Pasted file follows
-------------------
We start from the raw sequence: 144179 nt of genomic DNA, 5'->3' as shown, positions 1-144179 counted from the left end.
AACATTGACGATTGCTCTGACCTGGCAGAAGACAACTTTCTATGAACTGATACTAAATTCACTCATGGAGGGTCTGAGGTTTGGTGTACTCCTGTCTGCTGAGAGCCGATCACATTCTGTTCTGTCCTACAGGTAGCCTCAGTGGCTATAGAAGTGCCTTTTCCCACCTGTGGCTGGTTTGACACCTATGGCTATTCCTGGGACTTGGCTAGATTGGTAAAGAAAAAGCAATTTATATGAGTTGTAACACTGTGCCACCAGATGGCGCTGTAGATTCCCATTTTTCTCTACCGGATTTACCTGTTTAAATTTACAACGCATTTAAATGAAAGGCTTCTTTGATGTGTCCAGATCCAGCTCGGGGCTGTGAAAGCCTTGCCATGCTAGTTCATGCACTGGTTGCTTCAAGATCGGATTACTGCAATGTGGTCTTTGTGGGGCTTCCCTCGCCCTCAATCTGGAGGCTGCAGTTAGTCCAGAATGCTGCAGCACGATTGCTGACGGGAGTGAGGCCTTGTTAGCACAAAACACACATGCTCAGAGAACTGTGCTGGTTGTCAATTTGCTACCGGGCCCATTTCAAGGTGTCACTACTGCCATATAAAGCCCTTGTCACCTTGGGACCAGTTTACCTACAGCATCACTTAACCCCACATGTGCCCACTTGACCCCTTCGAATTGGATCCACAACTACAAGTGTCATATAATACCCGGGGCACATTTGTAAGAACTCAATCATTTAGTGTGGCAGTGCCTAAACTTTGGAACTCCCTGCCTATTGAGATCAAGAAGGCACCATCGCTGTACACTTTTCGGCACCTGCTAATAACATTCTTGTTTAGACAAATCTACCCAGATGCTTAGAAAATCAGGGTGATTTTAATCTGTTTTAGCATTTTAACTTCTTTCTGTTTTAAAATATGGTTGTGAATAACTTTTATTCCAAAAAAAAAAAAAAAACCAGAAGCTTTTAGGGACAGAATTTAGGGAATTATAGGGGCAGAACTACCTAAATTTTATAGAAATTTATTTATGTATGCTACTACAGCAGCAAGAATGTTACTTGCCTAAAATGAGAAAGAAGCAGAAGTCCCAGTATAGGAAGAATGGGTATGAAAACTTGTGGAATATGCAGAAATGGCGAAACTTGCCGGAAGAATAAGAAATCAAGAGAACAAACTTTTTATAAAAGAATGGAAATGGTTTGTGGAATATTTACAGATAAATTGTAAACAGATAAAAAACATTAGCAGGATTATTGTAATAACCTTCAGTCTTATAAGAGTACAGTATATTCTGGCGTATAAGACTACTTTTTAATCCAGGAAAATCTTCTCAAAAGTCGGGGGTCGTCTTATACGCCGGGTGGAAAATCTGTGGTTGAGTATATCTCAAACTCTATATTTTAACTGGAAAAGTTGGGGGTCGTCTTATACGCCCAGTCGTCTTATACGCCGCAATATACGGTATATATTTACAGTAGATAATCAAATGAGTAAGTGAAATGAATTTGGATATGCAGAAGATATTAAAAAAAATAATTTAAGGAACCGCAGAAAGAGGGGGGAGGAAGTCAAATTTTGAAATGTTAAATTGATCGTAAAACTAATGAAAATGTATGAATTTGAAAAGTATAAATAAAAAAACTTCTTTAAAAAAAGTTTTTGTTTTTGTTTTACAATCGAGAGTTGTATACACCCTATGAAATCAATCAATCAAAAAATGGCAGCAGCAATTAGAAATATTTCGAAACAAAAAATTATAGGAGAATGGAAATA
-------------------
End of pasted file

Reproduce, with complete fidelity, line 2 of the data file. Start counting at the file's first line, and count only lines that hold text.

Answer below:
AACATTGACGATTGCTCTGACCTGGCAGAAGACAACTTTCTATGAACTGATACTAAATTCACTCATGGAGGGTCTGAGGTTTGGTGTACTCCTGTCTGCTGAGAGCCGATCACATTCTGTTCTGTCCTACAGGTAGCCTCAGTGGCTATAGAAGTGCCTTTTCCCACCTGTGGCTGGTTTGACACCTATGGCTATTCCTGGGACTTGGCTAGATTGGTAAAGAAAAAGCAATTTATATGAGTTGTAACACTGTGCCACCAGATGGCGCTGTAGATTCCCATTTTTCTCTACCGGATTTACCTGTTTAAATTTACAACGCATTTAAATGAAAGGCTTCTTTGATGTGTCCAGATCCAGCTCGGGGCTGTGAAAGCCTTGCCATGCTAGTTCATGCACTGGTTGCTTCAAGATCGGATTACTGCAATGTGGTCTTTGTGGGGCTTCCCTCGCCCTCAATCTGGAGGCTGCAGTTAGTCCAGAATGCTGCAGCACGATTGCTGACGGGAGTGAGGCCTTGTTAGCACAAAACACACATGCTCAGAGAACTGTGCTGGTTGTCAATTTGCTACCGGGCCCATTTCAAGGTGTCACTACTGCCATATAAAGCCCTTGTCACCTTGGGACCAGTTTACCTACAGCATCACTTAACCCCACATGTGCCCACTTGACCCCTTCGAATTGGATCCACAACTACAAGTGTCATATAATACCCGGGGCACATTTGTAAGAACTCAATCATTTAGTGTGGCAGTGCCTAAACTTTGGAACTCCCTGCCTATTGAGATCAAGAAGGCACCATCGCTGTACACTTTTCGGCACCTGCTAATAACATTCTTGTTTAGACAAATCTACCCAGATGCTTAGAAAATCAGGGTGATTTTAATCTGTTTTAGCATTTTAACTTCTTTCTGTTTTAAAATATGGTTGTGAATAACTTTTATTCCAAAAAAAAAAAAAAAACCAGAAGCTTTTAGGGACAGAATTTAGGGAATTATAGGGGCAGAACTACCTAAATTTTATAGAAATTTATTTATGTATGCTACTACAGCAGCAAGAATGTTACTTGCCTAAAATGAGAAAGAAGCAGAAGTCCCAGTATAGGAAGAATGGGTATGAAAACTTGTGGAATATGCAGAAATGGCGAAACTTGCCGGAAGAATAAGAAATCAAGAGAACAAACTTTTTATAAAAGAATGGAAATGGTTTGTGGAATATTTACAGATAAATTGTAAACAGATAAAAAACATTAGCAGGATTATTGTAATAACCTTCAGTCTTATAAGAGTACAGTATATTCTGGCGTATAAGACTACTTTTTAATCCAGGAAAATCTTCTCAAAAGTCGGGGGTCGTCTTATACGCCGGGTGGAAAATCTGTGGTTGAGTATATCTCAAACTCTATATTTTAACTGGAAAAGTTGGGGGTCGTCTTATACGCCCAGTCGTCTTATACGCCGCAATATACGGTATATATTTACAGTAGATAATCAAATGAGTAAGTGAAATGAATTTGGATATGCAGAAGATATTAAAAAAAATAATTTAAGGAACCGCAGAAAGAGGGGGGAGGAAGTCAAATTTTGAAATGTTAAATTGATCGTAAAACTAATGAAAATGTATGAATTTGAAAAGTATAAATAAAAAAACTTCTTTAAAAAAAGTTTTTGTTTTTGTTTTACAATCGAGAGTTGTATACACCCTATGAAATCAATCAATCAAAAAATGGCAGCAGCAATTAGAAATATTTCGAAACAAAAAATTATAGGAGAATGGAAATA